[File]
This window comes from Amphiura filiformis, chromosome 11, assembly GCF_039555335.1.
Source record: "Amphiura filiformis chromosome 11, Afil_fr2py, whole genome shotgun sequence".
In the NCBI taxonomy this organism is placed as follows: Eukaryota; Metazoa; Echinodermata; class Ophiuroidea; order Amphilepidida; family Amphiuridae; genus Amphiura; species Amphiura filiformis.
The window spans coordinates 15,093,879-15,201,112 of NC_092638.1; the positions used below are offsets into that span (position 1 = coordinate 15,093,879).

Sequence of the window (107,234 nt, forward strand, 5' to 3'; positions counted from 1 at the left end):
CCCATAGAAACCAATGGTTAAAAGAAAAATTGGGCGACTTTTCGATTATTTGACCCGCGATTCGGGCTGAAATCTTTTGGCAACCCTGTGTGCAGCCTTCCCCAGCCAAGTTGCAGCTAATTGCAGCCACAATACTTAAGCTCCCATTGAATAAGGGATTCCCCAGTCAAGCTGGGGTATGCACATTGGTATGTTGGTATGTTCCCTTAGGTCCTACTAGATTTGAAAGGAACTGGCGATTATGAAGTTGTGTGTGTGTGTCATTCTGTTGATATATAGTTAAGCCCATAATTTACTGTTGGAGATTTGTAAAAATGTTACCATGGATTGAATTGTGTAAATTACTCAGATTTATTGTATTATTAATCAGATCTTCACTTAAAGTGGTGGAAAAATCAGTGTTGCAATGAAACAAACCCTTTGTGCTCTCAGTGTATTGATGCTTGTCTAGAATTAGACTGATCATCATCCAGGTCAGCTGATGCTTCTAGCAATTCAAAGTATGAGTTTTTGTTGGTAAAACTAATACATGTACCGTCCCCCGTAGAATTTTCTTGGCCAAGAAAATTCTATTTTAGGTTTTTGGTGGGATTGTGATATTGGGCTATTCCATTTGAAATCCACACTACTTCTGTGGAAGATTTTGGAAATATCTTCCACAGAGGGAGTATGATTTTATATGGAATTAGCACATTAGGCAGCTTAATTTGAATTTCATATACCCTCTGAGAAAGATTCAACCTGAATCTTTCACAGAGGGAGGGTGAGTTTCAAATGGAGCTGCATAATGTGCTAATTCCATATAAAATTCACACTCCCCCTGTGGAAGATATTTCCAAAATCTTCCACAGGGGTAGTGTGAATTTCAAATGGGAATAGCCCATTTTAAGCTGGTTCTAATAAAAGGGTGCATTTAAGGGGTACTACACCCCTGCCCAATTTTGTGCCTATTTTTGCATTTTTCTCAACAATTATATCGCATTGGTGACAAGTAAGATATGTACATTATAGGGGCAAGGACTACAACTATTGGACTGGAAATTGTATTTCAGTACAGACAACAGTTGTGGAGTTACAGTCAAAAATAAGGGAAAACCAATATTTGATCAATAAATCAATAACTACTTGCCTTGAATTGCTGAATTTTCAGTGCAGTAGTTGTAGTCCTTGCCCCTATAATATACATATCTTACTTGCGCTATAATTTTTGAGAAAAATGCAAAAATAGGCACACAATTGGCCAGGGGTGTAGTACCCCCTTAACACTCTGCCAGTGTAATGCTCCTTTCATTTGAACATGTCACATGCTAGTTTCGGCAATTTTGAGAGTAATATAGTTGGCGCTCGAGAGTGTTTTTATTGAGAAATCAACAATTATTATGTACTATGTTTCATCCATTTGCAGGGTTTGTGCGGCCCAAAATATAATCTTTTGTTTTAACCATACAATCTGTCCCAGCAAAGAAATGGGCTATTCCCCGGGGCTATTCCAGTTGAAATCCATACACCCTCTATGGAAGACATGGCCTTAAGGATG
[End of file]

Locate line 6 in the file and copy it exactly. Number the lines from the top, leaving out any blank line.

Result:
CCCATAGAAACCAATGGTTAAAAGAAAAATTGGGCGACTTTTCGATTATTTGACCCGCGATTCGGGCTGAAATCTTTTGGCAACCCTGTGTGCAGCCTTCCCCAGCCAAGTTGCAGCTAATTGCAGCCACAATACTTAAGCTCCCATTGAATAAGGGATTCCCCAGTCAAGCTGGGGTATGCACATTGGTATGTTGGTATGTTCCCTTAGGTCCTACTAGATTTGAAAGGAACTGGCGATTATGAAGTTGTGTGTGTGTGTCATTCTGTTGATATATAGTTAAGCCCATAATTTACTGTTGGAGATTTGTAAAAATGTTACCATGGATTGAATTGTGTAAATTACTCAGATTTATTGTATTATTAATCAGATCTTCACTTAAAGTGGTGGAAAAATCAGTGTTGCAATGAAACAAACCCTTTGTGCTCTCAGTGTATTGATGCTTGTCTAGAATTAGACTGATCATCATCCAGGTCAGCTGATGCTTCTAGCAATTCAAAGTATGAGTTTTTGTTGGTAAAACTAATACATGTACCGTCCCCCGTAGAATTTTCTTGGCCAAGAAAATTCTATTTTAGGTTTTTGGTGGGATTGTGATATTGGGCTATTCCATTTGAAATCCACACTACTTCTGTGGAAGATTTTGGAAATATCTTCCACAGAGGGAGTATGATTTTATATGGAATTAGCACATTAGGCAGCTTAATTTGAATTTCATATACCCTCTGAGAAAGATTCAACCTGAATCTTTCACAGAGGGAGGGTGAGTTTCAAATGGAGCTGCATAATGTGCTAATTCCATATAAAATTCACACTCCCCCTGTGGAAGATATTTCCAAAATCTTCCACAGGGGTAGTGTGAATTTCAAATGGGAATAGCCCATTTTAAGCTGGTTCTAATAAAAGGGTGCATTTAAGGGGTACTACACCCCTGCCCAATTTTGTGCCTATTTTTGCATTTTTCTCAACAATTATATCGCATTGGTGACAAGTAAGATATGTACATTATAGGGGCAAGGACTACAACTATTGGACTGGAAATTGTATTTCAGTACAGACAACAGTTGTGGAGTTACAGTCAAAAATAAGGGAAAACCAATATTTGATCAATAAATCAATAACTACTTGCCTTGAATTGCTGAATTTTCAGTGCAGTAGTTGTAGTCCTTGCCCCTATAATATACATATCTTACTTGCGCTATAATTTTTGAGAAAAATGCAAAAATAGGCACACAATTGGCCAGGGGTGTAGTACCCCCTTAACACTCTGCCAGTGTAATGCTCCTTTCATTTGAACATGTCACATGCTAGTTTCGGCAATTTTGAGAGTAATATAGTTGGCGCTCGAGAGTGTTTTTATTGAGAAATCAACAATTATTATGTACTATGTTTCATCCATTTGCAGGGTTTGTGCGGCCCAAAATATAATCTTTTGTTTTAACCATACAATCTGTCCCAGCAAAGAAATGGGCTATTCCCCGGGGCTATTCCAGTTGAAATCCATACACCCTCTATGGAAGACATGGCCTTAAGGATG